When Universal Studios Florida opened in 1990, nothing worked. One of the major opening day attractions actually went down for YEARS to be retooled because it just didn’t work right. No one was suggesting that the park was a flop or anything, but let’s just say Disney wasn’t exactly quaking in their boots. Their movie studio park (the ethics of we’re not going to discuss here) was doing just fine.
But Universal wasn’t done, and in 1993 they announced a major expansion. This expansion was to include on-site hotels, the Citiwalk complex, and the Islands of Adventure theme park. This expansion took far longer than I think anyone intended, and the new park didn’t break ground until 1997.
The park opened officially opened on May 28, 1999 and….well, it didn’t take off. A big problem here seemed to hinge on marketing. First off, they tried rebranding the whole resort into “Universal Studios Escape” and that wasn’t really effective at communicating what was going on there. When Karen and I planned our first trip to Orlando in March of 2002, we hadn’t even heard of Islands of Adventure (bear in mind 2002 wasn’t exactly prime “theme park website” time). We only went because my cousin got us a ticket hookup (thanks, Willie!).
Now, when we did go we were super impressed with the place. The theming was really well done and the rides were fantastic. We were converts, and we happily ended up getting Universal annual passes a year or two later. We held onto those APs for several years, despite living seven hours away from the parks.
What follows is a collection of both old and new pictures, as I try to examine areas of the park that have changed as well as areas of the park that haven’t changed at all. Some of the pictures will be duplicates, as I’ve already got an Islands of Adventure write-up elsewhere on the site, but I hope you’ll indulge me here as I try to use those images in a different context.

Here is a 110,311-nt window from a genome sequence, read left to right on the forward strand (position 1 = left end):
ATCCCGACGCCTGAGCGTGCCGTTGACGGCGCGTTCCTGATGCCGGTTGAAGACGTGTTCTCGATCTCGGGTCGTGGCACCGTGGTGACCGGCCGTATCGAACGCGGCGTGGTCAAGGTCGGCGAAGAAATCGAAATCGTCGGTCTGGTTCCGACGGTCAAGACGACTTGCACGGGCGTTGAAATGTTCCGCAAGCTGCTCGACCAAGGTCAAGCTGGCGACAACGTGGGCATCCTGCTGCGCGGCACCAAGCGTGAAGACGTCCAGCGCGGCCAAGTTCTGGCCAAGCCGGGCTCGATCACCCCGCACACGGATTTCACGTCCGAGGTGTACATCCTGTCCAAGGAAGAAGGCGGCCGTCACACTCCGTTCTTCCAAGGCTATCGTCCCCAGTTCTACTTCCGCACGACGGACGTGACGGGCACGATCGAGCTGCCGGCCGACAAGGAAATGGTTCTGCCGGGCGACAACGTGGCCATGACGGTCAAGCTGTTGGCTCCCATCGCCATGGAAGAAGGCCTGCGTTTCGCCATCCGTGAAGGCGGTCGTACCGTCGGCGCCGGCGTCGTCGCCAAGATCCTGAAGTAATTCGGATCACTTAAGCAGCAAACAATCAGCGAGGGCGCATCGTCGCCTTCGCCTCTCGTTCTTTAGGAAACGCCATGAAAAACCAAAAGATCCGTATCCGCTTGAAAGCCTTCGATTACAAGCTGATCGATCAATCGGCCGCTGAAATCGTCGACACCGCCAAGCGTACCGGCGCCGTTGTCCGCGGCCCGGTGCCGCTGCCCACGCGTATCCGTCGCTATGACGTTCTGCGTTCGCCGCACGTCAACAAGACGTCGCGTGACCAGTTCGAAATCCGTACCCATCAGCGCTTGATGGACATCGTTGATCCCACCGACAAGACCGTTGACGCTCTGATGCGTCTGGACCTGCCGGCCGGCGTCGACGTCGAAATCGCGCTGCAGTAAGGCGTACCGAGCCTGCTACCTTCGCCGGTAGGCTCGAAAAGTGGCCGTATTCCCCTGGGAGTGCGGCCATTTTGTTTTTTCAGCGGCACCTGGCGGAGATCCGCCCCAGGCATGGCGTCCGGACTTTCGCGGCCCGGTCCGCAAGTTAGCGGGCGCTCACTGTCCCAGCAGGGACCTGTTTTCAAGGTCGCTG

Alright, so let’s start at the beginning.
Islands of Adventure opened with six highly themed areas – (1) Port of Entry, (2) Marvel Superhero Island, (3) Toon Lagoon (4) Jurassic Park, (5) The Lost Continent, and (6) Seuss Landing.
We’ll kick it off in Port of Entry. Port of Entry functions much like Disney’s Main Street USA – it’s all about acclimating the guest into the environment. Here we’re moving through a Mediterranean style port…
…with lots of shopping available (including the largest shop in the park – the Islands of Adventure Trading Company…
…as well as one of the park’s two table-service restaurants, which I’d love to tell you all about but the GD place was closed when we tried to check it out. What’s this “closing at 7 when the park closes at 9” bullshit?
To be honest, very little seems to have changed in Port of Entry over the past 20 years (the Christmas decorations are there year-round, as just out of frame is the Christmas Shoppe).
The only thing I can really put my finger on is this Starbucks…
…which seems to have replaced this ice cream stand. Seems fair, Starbucks is damn near everywhere else these days.
Now, I do implore you to take a little extra time to really look around Port of Entry – the parkitecture here is really quite nice.
It’s easy to blaze past it rushing to the rides, but calm down a bit.
Here’s a remnant of a long-gone attraction. When the park first opened, Island Skipper Tours would boat folks from Port of Entry over to the Jurassic Park area (similar to the boats at Epcot). This only lasted about two years, however, as there really wasn’t much to gain from standing in line to catch a boat to get somewhere you could hoof it to in like 12 minutes.